Give or take a few

My book: an announcement and a question.

I’m quite excited about my book. Or should I say, my book – for lo, that’s an actual link to a page where you can, apparently, pre-order it, with free UK delivery and everything. And here’s the publisher’s page about the book, and here’s what it says there:

‘More work! Less pay!’

Rebellion and repression in Italy, 1972–77
Phil Edwards

In the mid-1970s, a wave of contentious radicalism swept through Italy. Groups and movements such as ‘Proletarian youth’, ‘metropolitan Indians’ and ‘the area of Autonomy’ practised new forms of activism, confrontational and often violent. Creative and brutal, intransigent and playful, the movements flourished briefly before being suppressed through heavy policing and political exclusion.

This is the first full-length study in English of these movements. Building on Sidney Tarrow’s ‘cycle of contention’ model and drawing on a wide range of Italian materials, Phil Edwards tells the story of a unique and fascinating group of political movements, and of their disastrous engagement with the mainstream Left. As well as shedding light on a neglected period of twentieth century history, this book offers lessons for understanding today’s contentious movements (‘No Global’, ‘Black Bloc’) and today’s ‘armed struggle’ groups.

This book will be of great interest to scholars in the fields of Italian politics and society; the sociology of social movements; and terrorism and political violence.

1. Introduction
2. The Hot Autumn and after: a cycle of contention reconsidered
3. From Resistance to Historic Compromise: the politics of the PCI
4. From Feltrinelli to Moro: a second cycle of contention
5. ‘Repudiate all forms of intolerance’: how the movements were framed
6. A cycle and its aftermath
7. Do you remember revolution?
8. Social movements and cycles of contention: theoretical appendix

The book itself is currently sitting on the floor of our front room in the form of proofs (proofs! actual proofs of my book!) – proofs which I’m going to have to check before too long, to say nothing of producing an index.

Setting aside my new-authorial giddiness (which mostly evaporated when I started thinking about indexing anyway), I honestly think this is a book that’s well worth publishing. It is the first full-length study in English of the Italian movements of the 1970s – the great archipelago of Autonomia, the ‘proletarian youth’, the indiani metropolitani, the movimento del ’77 and all – not to mention the vast and complex panorama of ‘armed struggle’ groups which flourished and declined alongside them. There’s some of this in Storming Heaven, Steve Wright’s excellent book on operaismo and Autonomia; there’s some about the movimento in one chapter of Robert Lumley’s States of Emergency; and there are a couple of very good books about the armed groups by David Moss and Donatella della Porta. But to get a proper overview of the scene, you’ve basically had to read Italian. Up to now!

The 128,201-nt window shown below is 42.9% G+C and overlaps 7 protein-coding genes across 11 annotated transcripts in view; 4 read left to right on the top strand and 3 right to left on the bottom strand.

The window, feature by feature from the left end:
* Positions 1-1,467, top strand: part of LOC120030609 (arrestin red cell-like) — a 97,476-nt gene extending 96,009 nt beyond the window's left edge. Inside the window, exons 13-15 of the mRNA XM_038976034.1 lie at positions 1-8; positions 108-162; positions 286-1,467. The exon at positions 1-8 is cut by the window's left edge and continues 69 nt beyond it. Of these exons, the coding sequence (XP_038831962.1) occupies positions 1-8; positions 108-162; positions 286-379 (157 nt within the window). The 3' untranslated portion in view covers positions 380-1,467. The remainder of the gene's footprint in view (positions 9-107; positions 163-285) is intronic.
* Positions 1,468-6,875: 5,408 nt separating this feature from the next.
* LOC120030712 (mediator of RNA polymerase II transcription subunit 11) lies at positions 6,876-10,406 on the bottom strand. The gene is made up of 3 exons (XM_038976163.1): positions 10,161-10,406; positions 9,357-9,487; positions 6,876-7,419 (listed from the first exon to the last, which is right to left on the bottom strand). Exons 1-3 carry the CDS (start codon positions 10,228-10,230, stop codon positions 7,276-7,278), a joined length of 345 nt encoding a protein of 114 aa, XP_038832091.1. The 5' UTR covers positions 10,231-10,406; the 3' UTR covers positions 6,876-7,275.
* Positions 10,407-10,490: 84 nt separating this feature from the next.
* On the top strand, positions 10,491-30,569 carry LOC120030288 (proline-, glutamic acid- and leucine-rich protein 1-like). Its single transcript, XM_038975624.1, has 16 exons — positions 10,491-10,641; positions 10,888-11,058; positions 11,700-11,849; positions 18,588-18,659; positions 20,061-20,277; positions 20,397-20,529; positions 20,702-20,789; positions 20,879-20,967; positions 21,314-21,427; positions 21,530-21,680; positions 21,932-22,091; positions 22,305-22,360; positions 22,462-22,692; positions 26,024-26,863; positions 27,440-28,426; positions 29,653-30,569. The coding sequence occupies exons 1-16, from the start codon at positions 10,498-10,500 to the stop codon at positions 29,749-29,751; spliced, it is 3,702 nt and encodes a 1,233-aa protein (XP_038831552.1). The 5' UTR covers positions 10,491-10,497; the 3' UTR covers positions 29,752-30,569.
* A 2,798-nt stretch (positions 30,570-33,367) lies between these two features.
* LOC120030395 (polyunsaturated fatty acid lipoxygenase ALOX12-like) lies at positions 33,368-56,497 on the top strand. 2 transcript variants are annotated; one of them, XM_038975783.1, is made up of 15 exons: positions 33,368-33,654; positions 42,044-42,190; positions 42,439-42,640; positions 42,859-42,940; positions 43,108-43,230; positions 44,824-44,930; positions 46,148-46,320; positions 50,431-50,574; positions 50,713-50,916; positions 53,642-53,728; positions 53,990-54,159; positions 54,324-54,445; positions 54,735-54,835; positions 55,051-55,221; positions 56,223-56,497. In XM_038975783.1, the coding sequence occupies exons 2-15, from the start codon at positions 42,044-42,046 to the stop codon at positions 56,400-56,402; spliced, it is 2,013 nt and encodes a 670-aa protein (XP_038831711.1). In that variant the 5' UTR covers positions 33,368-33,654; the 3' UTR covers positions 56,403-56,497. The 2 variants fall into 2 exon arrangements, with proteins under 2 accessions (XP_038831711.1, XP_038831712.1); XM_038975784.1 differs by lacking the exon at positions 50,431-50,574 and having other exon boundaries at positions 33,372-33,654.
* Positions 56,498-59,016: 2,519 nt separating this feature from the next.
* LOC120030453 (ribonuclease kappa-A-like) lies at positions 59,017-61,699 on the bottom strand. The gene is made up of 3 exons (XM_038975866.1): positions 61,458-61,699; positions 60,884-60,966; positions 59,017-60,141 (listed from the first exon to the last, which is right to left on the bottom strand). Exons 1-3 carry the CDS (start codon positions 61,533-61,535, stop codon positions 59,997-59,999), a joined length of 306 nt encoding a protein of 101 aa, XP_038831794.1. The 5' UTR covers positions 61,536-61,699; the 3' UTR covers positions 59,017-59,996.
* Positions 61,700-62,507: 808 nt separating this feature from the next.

All right, so it’s an academic specialism like any other, and I only think it’s fascinating and important because it’s my academic specialism – someone else could make an equally good case for a new atlas of French regional dialects or a groundbreaking study of variations in snail shell thickness. But I do think it’s fascinating and important – and since this is my blog, I’ll take the space to tell you why.

Italian politics often looks a bit weird, seen from the outside, and the mid- to late 1970s were a particularly weird period. It had two particularly striking features. Firstly, you had a political system that was becoming more and more ossified, heading for the final stasis of the ‘five party’ period (when every political party to the Left of the Fascists and to the Right of the Communists was locked into a permanent coalition around the ruling Christian Democrats). The Communists – who had been systematically excluded from power since 1948 – tried to challenge the Christian Democrats’ dominance of Italian politics, but they did so (this is the weird part) by asking to be allowed to share power; the word ‘begging’ also comes to mind. The Communists’ approach was politically abject; it was tactically inept (the Christian Democrats under Aldo Moro ran rings around them), and it was strategically disastrous (the party never recovered, and arguably still hasn’t). Whether ideologically or in terms of party self-interest, it made no sense at all. Why did they do it?